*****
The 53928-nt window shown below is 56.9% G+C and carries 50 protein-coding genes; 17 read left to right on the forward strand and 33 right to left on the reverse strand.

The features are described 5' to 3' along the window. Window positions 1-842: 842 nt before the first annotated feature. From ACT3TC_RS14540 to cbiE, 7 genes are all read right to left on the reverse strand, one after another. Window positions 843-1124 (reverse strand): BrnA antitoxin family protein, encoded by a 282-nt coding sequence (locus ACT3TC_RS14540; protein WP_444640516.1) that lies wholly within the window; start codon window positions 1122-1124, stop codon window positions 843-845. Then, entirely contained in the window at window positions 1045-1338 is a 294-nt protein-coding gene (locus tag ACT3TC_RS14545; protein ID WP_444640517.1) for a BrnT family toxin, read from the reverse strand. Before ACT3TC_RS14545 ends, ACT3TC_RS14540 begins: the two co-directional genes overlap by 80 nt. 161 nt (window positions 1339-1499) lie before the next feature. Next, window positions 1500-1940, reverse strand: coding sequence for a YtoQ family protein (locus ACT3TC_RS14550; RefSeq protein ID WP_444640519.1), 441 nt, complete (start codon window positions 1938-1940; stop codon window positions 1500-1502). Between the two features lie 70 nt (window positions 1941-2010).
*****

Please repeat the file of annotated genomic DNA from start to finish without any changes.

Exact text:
The 53928-nt window shown below is 56.9% G+C and carries 50 protein-coding genes; 17 read left to right on the forward strand and 33 right to left on the reverse strand.

The features are described 5' to 3' along the window. Window positions 1-842: 842 nt before the first annotated feature. From ACT3TC_RS14540 to cbiE, 7 genes are all read right to left on the reverse strand, one after another. Window positions 843-1124 (reverse strand): BrnA antitoxin family protein, encoded by a 282-nt coding sequence (locus ACT3TC_RS14540; protein WP_444640516.1) that lies wholly within the window; start codon window positions 1122-1124, stop codon window positions 843-845. Then, entirely contained in the window at window positions 1045-1338 is a 294-nt protein-coding gene (locus tag ACT3TC_RS14545; protein ID WP_444640517.1) for a BrnT family toxin, read from the reverse strand. Before ACT3TC_RS14545 ends, ACT3TC_RS14540 begins: the two co-directional genes overlap by 80 nt. 161 nt (window positions 1339-1499) lie before the next feature. Next, window positions 1500-1940, reverse strand: coding sequence for a YtoQ family protein (locus ACT3TC_RS14550; RefSeq protein ID WP_444640519.1), 441 nt, complete (start codon window positions 1938-1940; stop codon window positions 1500-1502). Between the two features lie 70 nt (window positions 1941-2010).